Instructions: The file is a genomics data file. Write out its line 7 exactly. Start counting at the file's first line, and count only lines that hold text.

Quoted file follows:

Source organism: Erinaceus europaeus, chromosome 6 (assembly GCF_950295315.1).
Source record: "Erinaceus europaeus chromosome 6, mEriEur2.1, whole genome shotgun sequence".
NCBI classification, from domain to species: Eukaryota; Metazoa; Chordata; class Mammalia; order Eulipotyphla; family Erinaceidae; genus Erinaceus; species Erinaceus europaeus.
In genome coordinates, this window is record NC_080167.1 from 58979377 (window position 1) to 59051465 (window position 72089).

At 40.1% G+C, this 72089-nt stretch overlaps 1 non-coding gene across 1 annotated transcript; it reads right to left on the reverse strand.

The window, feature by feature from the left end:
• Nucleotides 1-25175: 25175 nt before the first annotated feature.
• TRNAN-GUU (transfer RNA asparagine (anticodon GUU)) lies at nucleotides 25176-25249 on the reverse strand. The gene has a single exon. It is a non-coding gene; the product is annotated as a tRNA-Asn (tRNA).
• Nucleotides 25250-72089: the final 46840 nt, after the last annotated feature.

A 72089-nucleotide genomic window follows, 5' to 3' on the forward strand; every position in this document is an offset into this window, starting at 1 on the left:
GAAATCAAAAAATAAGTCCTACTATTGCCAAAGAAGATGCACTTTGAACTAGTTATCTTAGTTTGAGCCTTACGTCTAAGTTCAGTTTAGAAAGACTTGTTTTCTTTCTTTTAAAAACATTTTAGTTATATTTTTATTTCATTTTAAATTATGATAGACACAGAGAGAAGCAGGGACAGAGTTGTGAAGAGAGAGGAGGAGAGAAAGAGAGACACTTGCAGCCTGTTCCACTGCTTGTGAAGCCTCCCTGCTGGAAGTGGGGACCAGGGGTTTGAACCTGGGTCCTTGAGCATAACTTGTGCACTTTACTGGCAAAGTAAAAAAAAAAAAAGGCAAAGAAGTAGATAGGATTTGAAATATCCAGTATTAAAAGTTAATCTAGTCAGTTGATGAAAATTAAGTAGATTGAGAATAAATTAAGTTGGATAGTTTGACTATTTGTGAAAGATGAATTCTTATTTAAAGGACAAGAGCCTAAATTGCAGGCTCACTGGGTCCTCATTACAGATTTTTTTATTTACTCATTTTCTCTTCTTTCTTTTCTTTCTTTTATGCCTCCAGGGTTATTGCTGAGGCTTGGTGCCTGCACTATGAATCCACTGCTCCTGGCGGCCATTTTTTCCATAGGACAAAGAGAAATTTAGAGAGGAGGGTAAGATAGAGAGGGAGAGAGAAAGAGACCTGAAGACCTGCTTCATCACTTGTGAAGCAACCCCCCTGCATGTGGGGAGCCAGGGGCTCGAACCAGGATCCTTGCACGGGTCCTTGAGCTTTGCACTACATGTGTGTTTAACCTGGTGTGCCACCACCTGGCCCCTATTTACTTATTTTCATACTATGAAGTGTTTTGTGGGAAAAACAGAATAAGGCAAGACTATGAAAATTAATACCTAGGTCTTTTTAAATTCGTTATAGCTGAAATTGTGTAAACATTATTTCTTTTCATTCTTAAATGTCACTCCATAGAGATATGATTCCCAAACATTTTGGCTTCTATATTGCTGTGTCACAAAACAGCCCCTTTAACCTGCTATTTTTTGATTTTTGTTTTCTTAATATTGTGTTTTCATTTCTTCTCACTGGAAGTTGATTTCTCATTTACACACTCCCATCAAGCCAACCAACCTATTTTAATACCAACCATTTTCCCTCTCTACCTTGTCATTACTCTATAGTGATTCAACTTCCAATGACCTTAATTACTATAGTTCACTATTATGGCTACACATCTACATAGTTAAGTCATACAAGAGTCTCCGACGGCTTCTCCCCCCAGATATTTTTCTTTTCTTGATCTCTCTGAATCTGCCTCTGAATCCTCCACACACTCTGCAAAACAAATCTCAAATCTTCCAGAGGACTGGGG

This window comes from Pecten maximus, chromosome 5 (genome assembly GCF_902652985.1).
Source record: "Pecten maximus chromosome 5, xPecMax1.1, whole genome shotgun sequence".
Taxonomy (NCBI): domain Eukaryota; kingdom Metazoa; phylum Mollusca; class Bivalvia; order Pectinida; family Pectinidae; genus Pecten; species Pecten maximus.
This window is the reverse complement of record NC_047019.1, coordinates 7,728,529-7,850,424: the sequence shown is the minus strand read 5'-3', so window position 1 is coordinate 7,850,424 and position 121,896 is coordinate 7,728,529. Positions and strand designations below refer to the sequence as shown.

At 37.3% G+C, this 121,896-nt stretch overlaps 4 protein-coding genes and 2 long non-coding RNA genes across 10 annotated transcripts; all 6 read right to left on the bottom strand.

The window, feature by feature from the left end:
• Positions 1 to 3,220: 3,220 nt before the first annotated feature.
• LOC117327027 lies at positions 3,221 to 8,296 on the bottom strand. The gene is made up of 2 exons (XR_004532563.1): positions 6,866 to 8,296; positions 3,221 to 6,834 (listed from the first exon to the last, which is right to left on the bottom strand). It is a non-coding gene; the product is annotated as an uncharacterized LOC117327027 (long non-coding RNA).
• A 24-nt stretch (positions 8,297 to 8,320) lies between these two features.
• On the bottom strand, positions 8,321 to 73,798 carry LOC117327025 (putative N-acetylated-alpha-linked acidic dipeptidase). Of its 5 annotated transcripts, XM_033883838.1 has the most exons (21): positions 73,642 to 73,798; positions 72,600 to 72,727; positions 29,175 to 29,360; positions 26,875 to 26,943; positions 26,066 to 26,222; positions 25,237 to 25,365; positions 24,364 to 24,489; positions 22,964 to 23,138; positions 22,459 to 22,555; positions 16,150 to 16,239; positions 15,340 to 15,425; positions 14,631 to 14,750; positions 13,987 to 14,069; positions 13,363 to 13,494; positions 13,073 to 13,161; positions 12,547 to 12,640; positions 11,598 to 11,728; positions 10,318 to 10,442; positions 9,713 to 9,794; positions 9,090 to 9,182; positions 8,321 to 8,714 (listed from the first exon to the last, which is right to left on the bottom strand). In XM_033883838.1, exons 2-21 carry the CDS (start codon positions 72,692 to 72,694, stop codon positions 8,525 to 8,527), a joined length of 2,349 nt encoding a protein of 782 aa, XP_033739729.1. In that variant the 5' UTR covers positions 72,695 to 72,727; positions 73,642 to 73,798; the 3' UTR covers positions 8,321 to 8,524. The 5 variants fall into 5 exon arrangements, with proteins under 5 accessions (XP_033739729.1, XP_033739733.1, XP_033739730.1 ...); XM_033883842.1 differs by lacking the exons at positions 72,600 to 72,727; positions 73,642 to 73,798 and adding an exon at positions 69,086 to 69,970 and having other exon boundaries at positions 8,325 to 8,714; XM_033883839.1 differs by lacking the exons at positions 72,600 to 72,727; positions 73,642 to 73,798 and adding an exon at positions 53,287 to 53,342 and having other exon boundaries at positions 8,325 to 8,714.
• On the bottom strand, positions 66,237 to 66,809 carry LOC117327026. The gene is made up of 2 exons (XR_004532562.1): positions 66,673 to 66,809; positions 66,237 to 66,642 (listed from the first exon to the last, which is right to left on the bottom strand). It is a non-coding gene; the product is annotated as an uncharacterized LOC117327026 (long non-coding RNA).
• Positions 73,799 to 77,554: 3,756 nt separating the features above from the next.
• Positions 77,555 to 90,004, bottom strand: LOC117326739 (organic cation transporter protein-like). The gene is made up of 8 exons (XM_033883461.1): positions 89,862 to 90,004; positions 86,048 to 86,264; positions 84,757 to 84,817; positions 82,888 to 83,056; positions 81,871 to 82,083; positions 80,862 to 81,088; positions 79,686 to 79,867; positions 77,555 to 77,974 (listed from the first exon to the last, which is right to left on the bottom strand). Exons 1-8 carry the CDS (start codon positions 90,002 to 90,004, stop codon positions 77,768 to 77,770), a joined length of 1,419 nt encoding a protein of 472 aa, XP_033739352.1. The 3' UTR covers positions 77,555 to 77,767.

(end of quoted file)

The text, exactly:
• Nucleotides 1-25175: 25175 nt before the first annotated feature.